Plaintiff Receives Verdict in ‘Soft Tissue’ Case

Attorney says to trust subjectivity in medicine

Attorney Sean Dormer of Dormer Harpring in late April received a verdict in a case that he said shows the difficulties of soft tissue personal injury litigation.


Dormer’s client, Jill Schultz, was involved in a rear-end car crash that resulted in a concussion and what appeared to be a muscle strain. In the collision, she was stopped behind a bus with a minivan and a Honda CR-V still moving behind her. The at-fault driver testified that she never saw the bus, Dormer said, adding that he saw that as an indication she was a distracted driver. Schultz said she remembered feeling a small “nudge” before the collision, but a reconstruction of the collision showed there was only one impact. Schultz had little damage to her car, which Dormer said made for a difficult case to convince a jury that the impact was serious enough to cause her injuries.

Dormer said the case is a typical case within the insurance industry’s “Minor Injury Soft Tissue” program. The crash happened at low speeds, and Schultz was diagnosed with a neck strain, but also showed signs of a disc injury, Dormer said. She did physical therapy, got an MRI and had some injections, but never got surgery. One of her treating doctors testified that she might need surgery 10 or more years down the line.

Despite the fact that Schultz’s injuries were difficult to show, an Arapahoe County jury did find that she had injuries and that the at-fault driver was negligent. Because of that negligence, the jury returned a verdict with a significant allocation of non-economic damages. Schultz received an award for a total of $122,374.96, with $73,656 of that amount awarded for non-economic damages. Dormer said he and his client had asked for more but that was a “very fair result that rejects the auto insurance industry’s MIST program as not grounded in valid engineering or medical science.”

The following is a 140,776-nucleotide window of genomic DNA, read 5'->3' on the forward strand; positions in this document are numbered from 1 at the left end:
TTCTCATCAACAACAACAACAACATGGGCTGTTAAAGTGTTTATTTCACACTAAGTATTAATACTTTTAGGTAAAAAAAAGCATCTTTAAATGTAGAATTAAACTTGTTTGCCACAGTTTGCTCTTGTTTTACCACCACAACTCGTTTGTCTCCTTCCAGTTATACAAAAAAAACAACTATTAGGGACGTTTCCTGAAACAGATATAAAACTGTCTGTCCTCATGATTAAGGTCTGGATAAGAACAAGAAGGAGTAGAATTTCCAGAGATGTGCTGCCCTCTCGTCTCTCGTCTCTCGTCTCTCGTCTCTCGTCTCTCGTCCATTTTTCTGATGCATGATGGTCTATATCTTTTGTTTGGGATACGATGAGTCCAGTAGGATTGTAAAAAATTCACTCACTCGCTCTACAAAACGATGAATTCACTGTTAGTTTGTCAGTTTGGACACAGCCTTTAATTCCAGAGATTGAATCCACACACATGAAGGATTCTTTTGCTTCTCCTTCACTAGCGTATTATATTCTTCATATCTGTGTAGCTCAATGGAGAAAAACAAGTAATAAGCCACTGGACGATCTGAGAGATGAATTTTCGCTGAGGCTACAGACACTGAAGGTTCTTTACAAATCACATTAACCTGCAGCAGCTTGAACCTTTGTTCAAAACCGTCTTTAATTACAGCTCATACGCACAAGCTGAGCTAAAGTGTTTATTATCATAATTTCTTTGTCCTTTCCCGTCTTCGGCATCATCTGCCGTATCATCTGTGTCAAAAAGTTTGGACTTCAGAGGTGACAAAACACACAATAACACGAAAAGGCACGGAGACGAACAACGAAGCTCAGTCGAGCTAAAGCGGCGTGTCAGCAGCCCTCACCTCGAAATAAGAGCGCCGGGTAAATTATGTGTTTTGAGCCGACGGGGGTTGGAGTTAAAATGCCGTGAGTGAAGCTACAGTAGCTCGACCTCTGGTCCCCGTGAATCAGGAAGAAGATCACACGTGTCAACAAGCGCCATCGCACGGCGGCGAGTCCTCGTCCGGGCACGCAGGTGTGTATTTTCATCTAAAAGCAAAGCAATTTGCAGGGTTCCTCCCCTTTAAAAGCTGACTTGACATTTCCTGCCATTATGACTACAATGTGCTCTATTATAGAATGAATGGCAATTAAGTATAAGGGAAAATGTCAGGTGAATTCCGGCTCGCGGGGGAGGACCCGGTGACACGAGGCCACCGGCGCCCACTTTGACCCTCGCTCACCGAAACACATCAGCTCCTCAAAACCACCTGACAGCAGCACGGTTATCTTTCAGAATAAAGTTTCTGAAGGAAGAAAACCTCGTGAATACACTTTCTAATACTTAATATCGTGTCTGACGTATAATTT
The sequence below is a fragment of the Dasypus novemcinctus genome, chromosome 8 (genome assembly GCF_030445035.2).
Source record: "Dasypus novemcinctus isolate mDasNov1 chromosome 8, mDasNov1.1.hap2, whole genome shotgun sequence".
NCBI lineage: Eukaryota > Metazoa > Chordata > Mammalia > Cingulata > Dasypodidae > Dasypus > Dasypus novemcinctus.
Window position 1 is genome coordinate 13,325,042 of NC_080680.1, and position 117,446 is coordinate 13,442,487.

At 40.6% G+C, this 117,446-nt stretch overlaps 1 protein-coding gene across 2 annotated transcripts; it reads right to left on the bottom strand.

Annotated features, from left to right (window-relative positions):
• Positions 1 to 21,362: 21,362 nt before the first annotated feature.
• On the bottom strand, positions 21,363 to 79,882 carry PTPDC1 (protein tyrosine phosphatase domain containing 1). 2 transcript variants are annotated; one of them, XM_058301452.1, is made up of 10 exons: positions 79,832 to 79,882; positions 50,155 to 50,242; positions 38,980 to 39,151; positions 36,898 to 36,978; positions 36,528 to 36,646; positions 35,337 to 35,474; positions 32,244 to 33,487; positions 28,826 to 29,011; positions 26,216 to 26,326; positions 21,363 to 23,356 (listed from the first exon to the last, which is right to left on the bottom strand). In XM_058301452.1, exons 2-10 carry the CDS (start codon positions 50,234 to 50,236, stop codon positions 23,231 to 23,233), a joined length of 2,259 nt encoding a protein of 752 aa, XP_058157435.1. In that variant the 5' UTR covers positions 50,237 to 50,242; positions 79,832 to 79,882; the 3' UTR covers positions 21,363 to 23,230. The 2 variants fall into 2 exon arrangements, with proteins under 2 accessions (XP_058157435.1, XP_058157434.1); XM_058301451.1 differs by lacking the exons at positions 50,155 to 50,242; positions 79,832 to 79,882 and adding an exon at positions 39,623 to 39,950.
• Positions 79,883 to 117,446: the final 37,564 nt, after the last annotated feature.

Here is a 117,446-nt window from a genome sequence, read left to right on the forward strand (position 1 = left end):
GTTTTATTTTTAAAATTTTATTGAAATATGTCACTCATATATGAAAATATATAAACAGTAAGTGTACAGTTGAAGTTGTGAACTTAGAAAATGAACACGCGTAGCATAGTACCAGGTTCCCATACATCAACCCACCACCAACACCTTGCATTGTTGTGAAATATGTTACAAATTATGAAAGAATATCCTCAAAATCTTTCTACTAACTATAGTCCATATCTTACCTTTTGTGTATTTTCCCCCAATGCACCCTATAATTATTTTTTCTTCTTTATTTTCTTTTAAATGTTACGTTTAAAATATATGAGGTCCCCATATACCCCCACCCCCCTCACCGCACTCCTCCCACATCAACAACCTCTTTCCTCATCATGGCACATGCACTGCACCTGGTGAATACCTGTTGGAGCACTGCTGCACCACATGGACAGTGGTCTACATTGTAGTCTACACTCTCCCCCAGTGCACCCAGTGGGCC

Dormer said the case presented several challenges in bringing it to trial. One initial hurdle was determining the client’s injuries and determining if there was a case. Dormer said there was minimal damage to the client’s SUV, but the trailer hitch and assembly were broken, both steel parts. “It doesn’t look like a lot, but it can be,” Dormer said, adding that an attorney must “look under the hood” to determine how significant it was. 

The same could be said about Schultz’s injuries. Soft tissue injuries might not even show up in MRIs and even when they do, it can be difficult to show when or how they occurred. Dormer said the he worked to get the jury past their biases with the minimal auto damage and the invisible client injuries.  

He said the insurance company’s counsel was a defense attorney whom he’s faced other times in the past, with mixed results. They split two previous cases with similar facts, though Dormer said both were helpful experiences. He did research to prepare for the arguments the defense was likely to bring. 

“The case was so hard fought on every issue, there were objections to just about everything,” Dormer said. The case was set to end on Friday and ended up spilling over until the following Monday. At the end of it, the “jurors were ready to go home,” he said. 

He believed that the significant issue for the jurors though, was in testimony from Schultz’s doctor as well as the defendant’s medical expert. “We thought we’d done a thorough job, but a couple of jury questions were helpful in learning what they found important,” Dormer said. One asked whether doctors consider subjective information when treating patients, which Dormer thought was significant for the MIST issues. “Good medicine involves listening to patients,” he said, “and yet one of the big defenses is ‘objective versus subjective,’ creating a divide between the two.” 

That issue of subjective medicine is a concern of Dormer’s that expands beyond the one case. “The biggest thing is the MIST insurance company program,” he said. “That’s a concept they’ve invented. … The truth is usually a lot more complicated when you’re dealing with medicine than just looking at two factors.”

Dormer said there have not been motions for appeal filed for the case, which ended April 24, and he doesn’t expect any that would affect the jury’s decision. One possible issue on appeal deals with a question of which insurance company is required to pay out after Schultz’s underinsured motorist policy intervened after claims exceeded the at-fault driver’s policy limits.

— Tony Flesor, [email protected]

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